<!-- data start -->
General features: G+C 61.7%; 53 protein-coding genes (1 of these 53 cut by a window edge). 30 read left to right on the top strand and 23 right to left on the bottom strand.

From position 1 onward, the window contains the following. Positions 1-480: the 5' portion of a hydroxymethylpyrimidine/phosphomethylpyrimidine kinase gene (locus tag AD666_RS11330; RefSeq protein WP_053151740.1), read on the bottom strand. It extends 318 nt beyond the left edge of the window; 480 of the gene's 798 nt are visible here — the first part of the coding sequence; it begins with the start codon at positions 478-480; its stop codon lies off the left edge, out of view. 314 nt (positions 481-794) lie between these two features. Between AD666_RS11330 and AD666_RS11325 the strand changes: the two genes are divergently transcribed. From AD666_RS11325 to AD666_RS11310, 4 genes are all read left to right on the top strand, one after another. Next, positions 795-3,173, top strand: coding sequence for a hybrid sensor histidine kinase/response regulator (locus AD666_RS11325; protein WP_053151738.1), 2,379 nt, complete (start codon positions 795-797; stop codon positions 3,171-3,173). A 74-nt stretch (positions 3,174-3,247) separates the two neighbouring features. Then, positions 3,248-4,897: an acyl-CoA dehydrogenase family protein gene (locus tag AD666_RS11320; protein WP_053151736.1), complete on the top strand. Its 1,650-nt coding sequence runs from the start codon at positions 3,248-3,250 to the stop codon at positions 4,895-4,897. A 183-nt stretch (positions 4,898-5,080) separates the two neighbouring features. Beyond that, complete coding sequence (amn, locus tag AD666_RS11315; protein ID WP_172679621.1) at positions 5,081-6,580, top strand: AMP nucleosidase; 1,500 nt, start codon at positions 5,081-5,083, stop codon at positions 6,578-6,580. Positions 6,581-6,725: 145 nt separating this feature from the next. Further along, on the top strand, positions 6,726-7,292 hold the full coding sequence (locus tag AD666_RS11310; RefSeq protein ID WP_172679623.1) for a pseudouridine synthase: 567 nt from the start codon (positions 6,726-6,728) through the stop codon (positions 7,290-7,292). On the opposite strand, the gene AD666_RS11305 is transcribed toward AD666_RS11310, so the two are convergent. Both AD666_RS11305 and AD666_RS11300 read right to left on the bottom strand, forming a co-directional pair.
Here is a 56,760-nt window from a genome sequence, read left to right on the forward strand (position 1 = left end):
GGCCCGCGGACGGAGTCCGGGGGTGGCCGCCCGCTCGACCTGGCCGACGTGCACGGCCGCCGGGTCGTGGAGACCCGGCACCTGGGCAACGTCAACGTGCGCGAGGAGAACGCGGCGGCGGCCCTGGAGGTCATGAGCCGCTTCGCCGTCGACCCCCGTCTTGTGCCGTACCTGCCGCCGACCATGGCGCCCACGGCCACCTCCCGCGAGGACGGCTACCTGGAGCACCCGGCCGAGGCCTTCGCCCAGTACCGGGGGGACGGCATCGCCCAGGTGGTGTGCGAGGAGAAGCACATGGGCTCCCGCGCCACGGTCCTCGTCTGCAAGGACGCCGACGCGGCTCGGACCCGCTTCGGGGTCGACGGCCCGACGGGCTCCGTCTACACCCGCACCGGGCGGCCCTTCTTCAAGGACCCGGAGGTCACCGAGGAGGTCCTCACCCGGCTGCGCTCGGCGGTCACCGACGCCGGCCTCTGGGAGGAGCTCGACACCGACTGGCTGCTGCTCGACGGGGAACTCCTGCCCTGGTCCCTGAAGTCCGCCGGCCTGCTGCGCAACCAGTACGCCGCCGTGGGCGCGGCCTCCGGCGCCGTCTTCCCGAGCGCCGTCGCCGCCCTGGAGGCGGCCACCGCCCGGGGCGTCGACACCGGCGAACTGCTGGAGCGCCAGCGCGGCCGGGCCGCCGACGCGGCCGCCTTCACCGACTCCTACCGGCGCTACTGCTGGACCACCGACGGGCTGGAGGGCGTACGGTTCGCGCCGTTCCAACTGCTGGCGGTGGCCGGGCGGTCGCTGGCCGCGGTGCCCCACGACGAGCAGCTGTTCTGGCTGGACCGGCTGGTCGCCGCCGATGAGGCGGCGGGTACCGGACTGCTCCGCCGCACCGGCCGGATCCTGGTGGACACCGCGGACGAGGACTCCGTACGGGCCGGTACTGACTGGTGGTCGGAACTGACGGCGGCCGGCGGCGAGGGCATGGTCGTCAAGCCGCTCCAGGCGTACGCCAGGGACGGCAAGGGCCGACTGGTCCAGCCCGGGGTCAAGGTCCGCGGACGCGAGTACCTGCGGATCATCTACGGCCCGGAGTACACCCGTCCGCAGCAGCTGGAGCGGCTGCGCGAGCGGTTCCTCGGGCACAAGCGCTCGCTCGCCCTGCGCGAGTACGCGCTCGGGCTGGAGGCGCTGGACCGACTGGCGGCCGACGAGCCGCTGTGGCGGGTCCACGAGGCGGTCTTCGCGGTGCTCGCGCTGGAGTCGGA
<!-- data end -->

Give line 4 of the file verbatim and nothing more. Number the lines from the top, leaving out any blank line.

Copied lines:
GGCCCGCGGACGGAGTCCGGGGGTGGCCGCCCGCTCGACCTGGCCGACGTGCACGGCCGCCGGGTCGTGGAGACCCGGCACCTGGGCAACGTCAACGTGCGCGAGGAGAACGCGGCGGCGGCCCTGGAGGTCATGAGCCGCTTCGCCGTCGACCCCCGTCTTGTGCCGTACCTGCCGCCGACCATGGCGCCCACGGCCACCTCCCGCGAGGACGGCTACCTGGAGCACCCGGCCGAGGCCTTCGCCCAGTACCGGGGGGACGGCATCGCCCAGGTGGTGTGCGAGGAGAAGCACATGGGCTCCCGCGCCACGGTCCTCGTCTGCAAGGACGCCGACGCGGCTCGGACCCGCTTCGGGGTCGACGGCCCGACGGGCTCCGTCTACACCCGCACCGGGCGGCCCTTCTTCAAGGACCCGGAGGTCACCGAGGAGGTCCTCACCCGGCTGCGCTCGGCGGTCACCGACGCCGGCCTCTGGGAGGAGCTCGACACCGACTGGCTGCTGCTCGACGGGGAACTCCTGCCCTGGTCCCTGAAGTCCGCCGGCCTGCTGCGCAACCAGTACGCCGCCGTGGGCGCGGCCTCCGGCGCCGTCTTCCCGAGCGCCGTCGCCGCCCTGGAGGCGGCCACCGCCCGGGGCGTCGACACCGGCGAACTGCTGGAGCGCCAGCGCGGCCGGGCCGCCGACGCGGCCGCCTTCACCGACTCCTACCGGCGCTACTGCTGGACCACCGACGGGCTGGAGGGCGTACGGTTCGCGCCGTTCCAACTGCTGGCGGTGGCCGGGCGGTCGCTGGCCGCGGTGCCCCACGACGAGCAGCTGTTCTGGCTGGACCGGCTGGTCGCCGCCGATGAGGCGGCGGGTACCGGACTGCTCCGCCGCACCGGCCGGATCCTGGTGGACACCGCGGACGAGGACTCCGTACGGGCCGGTACTGACTGGTGGTCGGAACTGACGGCGGCCGGCGGCGAGGGCATGGTCGTCAAGCCGCTCCAGGCGTACGCCAGGGACGGCAAGGGCCGACTGGTCCAGCCCGGGGTCAAGGTCCGCGGACGCGAGTACCTGCGGATCATCTACGGCCCGGAGTACACCCGTCCGCAGCAGCTGGAGCGGCTGCGCGAGCGGTTCCTCGGGCACAAGCGCTCGCTCGCCCTGCGCGAGTACGCGCTCGGGCTGGAGGCGCTGGACCGACTGGCGGCCGACGAGCCGCTGTGGCGGGTCCACGAGGCGGTCTTCGCGGTGCTCGCGCTGGAGTCGGA